Phosphorylation of myosin regulatory light chain (RLC) by myosin light chain kinase (MLCK) and myosin binding protein-C (cMyBP-C) by protein kinase A (PKA) independently accelerate the kinetics of force development in ventricular myocardium. However, while MLCK treatment has been shown to increase the Ca{sup 2+} sensitivity of force (pCa{sub 50}), PKA treatment has been shown to decrease pCa{sub 50}, presumably due to cardiac troponin I phosphorylation. Further, MLCK treatment increases Ca{sup 2+}-independent force and maximum Ca{sup 2+}-activated force, whereas PKA treatment has no effect on either force. To investigate the structural basis underlying the kinase-specific differential effects on steady-state force, we used synchrotron low-angle X-ray diffraction to compare equatorial intensity ratios (I{sub 1,1}/I{sub 1,0}) to assess the proximity of myosin cross-bridge mass relative to actin and to compare lattice spacings (d{sub 1,0}) to assess the inter-thick filament spacing in skinned myocardium following treatment with either MLCK or PKA. As we showed previously, PKA phosphorylation of cMyBP-C increases I{sub 1,1}/I{sub 1,0} and, as hypothesized, treatment with MLCK also increased I{sub 1,1}/I{sub 1,0}, which can explain the accelerated rates of force development during activation. Importantly, interfilament spacing was reduced by {approx}2 nm ({Delta} 3.5%) with MLCK treatment, but did not change with PKA treatment. Thus, RLC or cMyBP-C phosphorylation increases the proximity of cross-bridges to actin, but only RLC phosphorylation affects lattice spacing, which suggests that RLC and cMyBP-C modulate the kinetics of force development by similar structural mechanisms; however, the effect of RLC phosphorylation to increase the Ca{sup 2+} sensitivity of force is mediated by a distinct mechanism, most probably involving changes in interfilament spacing.

  5. Roles for Cardiac MyBP-C in Maintaining Myofilament Lattice Rigidity and Prolonging Myosin Cross-Bridge Lifetime

    Energy Technology Data Exchange (ETDEWEB)

    Palmer, B.M.; Sadayappan, S.; Wang, Y.; Weith, A.E.; Previs, M.J.; Bekyarova, T.; Irving, T.C.; Robbins, J.; Maughan, D.W. (Vermont)

    2011-10-06

    We investigated the influence of cardiac myosin binding protein-C (cMyBP-C) and its constitutively unphosphorylated status on the radial and longitudinal stiffnesses of the myofilament lattice in chemically skinned myocardial strips of the following mouse models: nontransgenic (NTG), effective null for cMyBP-C (t/t), wild-type cMyBP-C expressed into t/t (WT{sub t/t}), and constitutively unphosphorylated cMyBP-C (AllP{sub -t/t}). We found that the absence of cMyBP-C in the t/t and the unphosphorylated cMyBP-C in the AllP{sub -t/t} resulted in a compressible cardiac myofilament lattice induced by rigor not observed in the NTG and WT{sub t/t}. These results suggest that the presence and phosphorylation of the N-terminus of cMyBP-C provides structural support and radial rigidity to the myofilament lattice. Examination of myofilament longitudinal stiffness under rigor conditions demonstrated a significant reduction in cross-bridge-dependent stiffness in the t/t compared with NTG controls, but not in the AllP{sub -t/t} compared with WT{sub t/t} controls. The absence of cMyBP-C in the t/t and the unphosphorylated cMyBP-C in the AllP{sub -t/t} both resulted in a shorter myosin cross-bridge lifetime when myosin isoform was controlled. These data collectively suggest that cMyBP-C provides radial rigidity to the myofilament lattice through the N-terminus, and that disruption of the phosphorylation of cMyBP-C is sufficient to abolish this structural role of the N-terminus and shorten cross-bridge lifetime. Although the presence of cMyBP-C also provides longitudinal rigidity, phosphorylation of the N-terminus is not necessary to maintain longitudinal rigidity of the lattice, in contrast to radial rigidity.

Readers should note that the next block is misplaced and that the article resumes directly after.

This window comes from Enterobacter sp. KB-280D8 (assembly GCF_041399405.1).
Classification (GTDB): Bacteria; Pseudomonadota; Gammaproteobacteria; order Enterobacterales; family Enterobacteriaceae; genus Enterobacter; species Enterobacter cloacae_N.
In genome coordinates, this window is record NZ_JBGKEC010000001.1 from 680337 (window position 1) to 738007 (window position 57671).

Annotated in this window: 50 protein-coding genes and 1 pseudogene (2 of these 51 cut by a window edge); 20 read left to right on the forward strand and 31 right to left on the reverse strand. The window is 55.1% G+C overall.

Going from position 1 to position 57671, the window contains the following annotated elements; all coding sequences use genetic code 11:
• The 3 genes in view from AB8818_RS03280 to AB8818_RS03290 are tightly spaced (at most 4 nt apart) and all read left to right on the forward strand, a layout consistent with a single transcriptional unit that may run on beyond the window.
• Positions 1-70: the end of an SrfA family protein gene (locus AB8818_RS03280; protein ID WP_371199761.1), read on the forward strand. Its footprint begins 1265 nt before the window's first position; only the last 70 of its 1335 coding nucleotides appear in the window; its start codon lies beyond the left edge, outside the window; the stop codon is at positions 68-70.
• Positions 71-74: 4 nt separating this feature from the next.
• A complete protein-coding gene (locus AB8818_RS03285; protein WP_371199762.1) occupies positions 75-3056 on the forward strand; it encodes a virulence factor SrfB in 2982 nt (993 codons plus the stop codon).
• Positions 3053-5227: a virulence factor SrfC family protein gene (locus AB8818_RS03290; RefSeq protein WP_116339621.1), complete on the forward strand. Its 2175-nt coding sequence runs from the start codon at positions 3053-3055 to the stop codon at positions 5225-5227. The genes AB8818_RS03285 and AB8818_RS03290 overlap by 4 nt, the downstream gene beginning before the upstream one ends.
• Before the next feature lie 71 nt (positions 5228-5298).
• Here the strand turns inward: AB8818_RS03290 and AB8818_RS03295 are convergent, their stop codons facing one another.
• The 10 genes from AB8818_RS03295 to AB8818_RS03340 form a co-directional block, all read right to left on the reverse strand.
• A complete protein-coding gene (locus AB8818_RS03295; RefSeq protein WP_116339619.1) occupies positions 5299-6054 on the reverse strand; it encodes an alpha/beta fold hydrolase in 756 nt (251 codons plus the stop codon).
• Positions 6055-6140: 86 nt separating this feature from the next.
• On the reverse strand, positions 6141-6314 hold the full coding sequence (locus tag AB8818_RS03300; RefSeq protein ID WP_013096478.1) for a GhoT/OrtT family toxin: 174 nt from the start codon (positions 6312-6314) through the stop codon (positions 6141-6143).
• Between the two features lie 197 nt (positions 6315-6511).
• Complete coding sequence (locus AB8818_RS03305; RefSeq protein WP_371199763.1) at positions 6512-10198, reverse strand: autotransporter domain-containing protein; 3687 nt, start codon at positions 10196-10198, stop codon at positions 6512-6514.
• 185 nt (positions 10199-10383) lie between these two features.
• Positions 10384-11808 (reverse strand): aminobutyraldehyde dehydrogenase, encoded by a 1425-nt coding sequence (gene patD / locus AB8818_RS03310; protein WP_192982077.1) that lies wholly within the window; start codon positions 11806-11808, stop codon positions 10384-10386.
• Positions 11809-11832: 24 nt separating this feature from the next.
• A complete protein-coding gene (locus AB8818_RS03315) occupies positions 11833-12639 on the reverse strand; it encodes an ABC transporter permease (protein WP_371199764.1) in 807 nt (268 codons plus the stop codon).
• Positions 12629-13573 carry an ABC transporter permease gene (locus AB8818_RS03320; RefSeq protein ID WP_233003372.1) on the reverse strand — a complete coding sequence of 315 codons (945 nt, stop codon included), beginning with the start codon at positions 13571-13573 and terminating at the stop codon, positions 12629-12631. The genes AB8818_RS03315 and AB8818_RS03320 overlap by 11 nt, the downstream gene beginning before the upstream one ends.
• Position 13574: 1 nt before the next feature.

6. Determination of the critical residues responsible for cardiac myosin binding protein C's interactions.

    Science.gov (United States)

    Bhuiyan, Md Shenuarin; Gulick, James; Osinska, Hanna; Gupta, Manish; Robbins, Jeffrey

    2012-12-01